There are many ways to reduce stress. In one study, it was found that enhancing the imagination took place in conjunction with a cognitive and behavioral-therapy program, in which it was found that there are many ways of easing stress, each of which can effectively lower the stress load being borne by an individual [19]. Imagination uses the ability of the subconscious to imagine for example a peaceful natural fantasy or natural images where the practitioner finds herself or himself in a relaxing and peaceful body. While imagining images, the practitioner should breathe evenly and deeply, and focus on the details of the images created, such as their colors, sizes, texture, sounds, odors, and surroundings. When other ideas interfere, the practitioner should draw her or his attention back to those details [20]. Sriwatanakul [21] stated that relaxation through the use of imagination techniques (autogenic training) is an applied science derived from the principle of hypnosis of Dr. Schultz, which he first developed in 1932. It is useful for improving concentration and memory, increasing the efficiency of work, and limiting worry and anxiety. Similarly, Ruchiwit [22] stated that the imagination is important and influences the control of our feelings and behaviors in carrying out our daily lives. Our thoughts and imaginations are factors that stimulate our emotions. Our imaginations are creative and can quell our emotions and make us feel comfortable. Emotional stress energy flows with ease, helping the muscles in all of the organs to relax so that a state of calm or relief can then follow, making the body ready to adopt any of various recommendations. Similarly, Saengduenchai [23] stated that methods of mind training and meditation practice should be applied for use in cognitive and behavioral therapy in order to encourage awareness of one’s thoughts and problem-solving ability based on the use of the mind. Such methods have an important use in the cognitive and behavioral adjustment of a person, causing a person to acquire a degree of behavioral durability [24]. The various methods of relaxation, including muscle relaxation, enhancing the imagination, meditation practice, etc., help to abate the tenseness of the emotions within the central nervous system and induce the limbic brain system to become less stimulated. Emotional stress is thus reduced. The affected individual then feels better, both psychologically and physically. This can be accomplished conveniently and without expense [25].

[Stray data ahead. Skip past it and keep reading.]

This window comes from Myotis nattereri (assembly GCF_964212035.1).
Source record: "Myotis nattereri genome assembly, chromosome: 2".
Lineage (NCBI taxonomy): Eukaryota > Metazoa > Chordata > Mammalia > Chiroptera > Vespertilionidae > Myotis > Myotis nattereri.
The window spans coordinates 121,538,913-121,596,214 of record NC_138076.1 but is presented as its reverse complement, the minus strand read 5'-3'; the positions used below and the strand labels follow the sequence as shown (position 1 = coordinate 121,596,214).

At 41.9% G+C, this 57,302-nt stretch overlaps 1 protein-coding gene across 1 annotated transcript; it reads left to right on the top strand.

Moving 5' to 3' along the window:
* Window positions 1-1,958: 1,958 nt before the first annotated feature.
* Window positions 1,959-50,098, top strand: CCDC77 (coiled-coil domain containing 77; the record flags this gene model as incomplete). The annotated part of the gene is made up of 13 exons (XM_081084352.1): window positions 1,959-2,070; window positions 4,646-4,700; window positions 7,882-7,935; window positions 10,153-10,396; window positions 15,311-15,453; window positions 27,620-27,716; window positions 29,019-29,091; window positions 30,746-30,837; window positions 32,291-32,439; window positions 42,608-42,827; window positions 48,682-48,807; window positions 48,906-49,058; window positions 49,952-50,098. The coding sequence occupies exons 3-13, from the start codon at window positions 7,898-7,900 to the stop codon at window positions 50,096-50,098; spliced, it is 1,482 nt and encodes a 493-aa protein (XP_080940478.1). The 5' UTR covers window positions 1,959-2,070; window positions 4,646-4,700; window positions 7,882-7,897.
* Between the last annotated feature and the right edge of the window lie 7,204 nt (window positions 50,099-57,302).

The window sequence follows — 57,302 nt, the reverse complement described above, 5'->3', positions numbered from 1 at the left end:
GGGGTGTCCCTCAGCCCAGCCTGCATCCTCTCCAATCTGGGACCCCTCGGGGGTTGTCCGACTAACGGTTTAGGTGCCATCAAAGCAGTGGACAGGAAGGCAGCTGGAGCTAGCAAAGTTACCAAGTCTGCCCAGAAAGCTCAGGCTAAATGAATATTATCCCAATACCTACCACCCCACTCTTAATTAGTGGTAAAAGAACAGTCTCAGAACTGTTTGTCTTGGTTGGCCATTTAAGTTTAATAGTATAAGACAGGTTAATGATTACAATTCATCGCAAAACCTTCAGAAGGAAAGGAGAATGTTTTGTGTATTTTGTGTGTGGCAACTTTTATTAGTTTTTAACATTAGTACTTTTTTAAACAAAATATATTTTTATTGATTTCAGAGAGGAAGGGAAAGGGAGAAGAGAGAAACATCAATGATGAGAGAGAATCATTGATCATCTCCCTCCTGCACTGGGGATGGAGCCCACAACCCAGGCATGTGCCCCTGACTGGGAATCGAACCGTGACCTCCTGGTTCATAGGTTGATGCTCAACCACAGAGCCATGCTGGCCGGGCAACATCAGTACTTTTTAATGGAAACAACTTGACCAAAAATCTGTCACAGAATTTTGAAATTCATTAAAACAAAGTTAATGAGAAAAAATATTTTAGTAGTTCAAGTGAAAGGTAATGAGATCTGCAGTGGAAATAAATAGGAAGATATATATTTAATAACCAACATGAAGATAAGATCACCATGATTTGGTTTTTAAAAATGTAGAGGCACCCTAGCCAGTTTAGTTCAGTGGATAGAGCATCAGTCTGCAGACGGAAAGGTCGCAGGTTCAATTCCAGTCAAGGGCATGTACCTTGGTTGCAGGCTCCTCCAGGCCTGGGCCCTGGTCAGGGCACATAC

In addition, enhancing the imagination is a traditional method to reduce stress when facing individuals or groups. However, the COVID-19 pandemic has affected a variety of social causes and many countries have decided to temporarily close schools, affecting millions of students [26]. In Thailand, the government’s Department of Education has come up with guidelines to implement online and modular distance learning delivery of instruction. Moreover, according to one study, Internet usage was proportionately higher in the teenage and young-adult group, who were 15-24 years of age, than in any other group and this increased from 39.7% in 2007 to 51.9% in 2011 [27]. According to these statistics, smart phones are an important convenience for nursing students 18 to 22 years of age in their day-to-day living; their phones for example can load the imagination-enhancement app [28].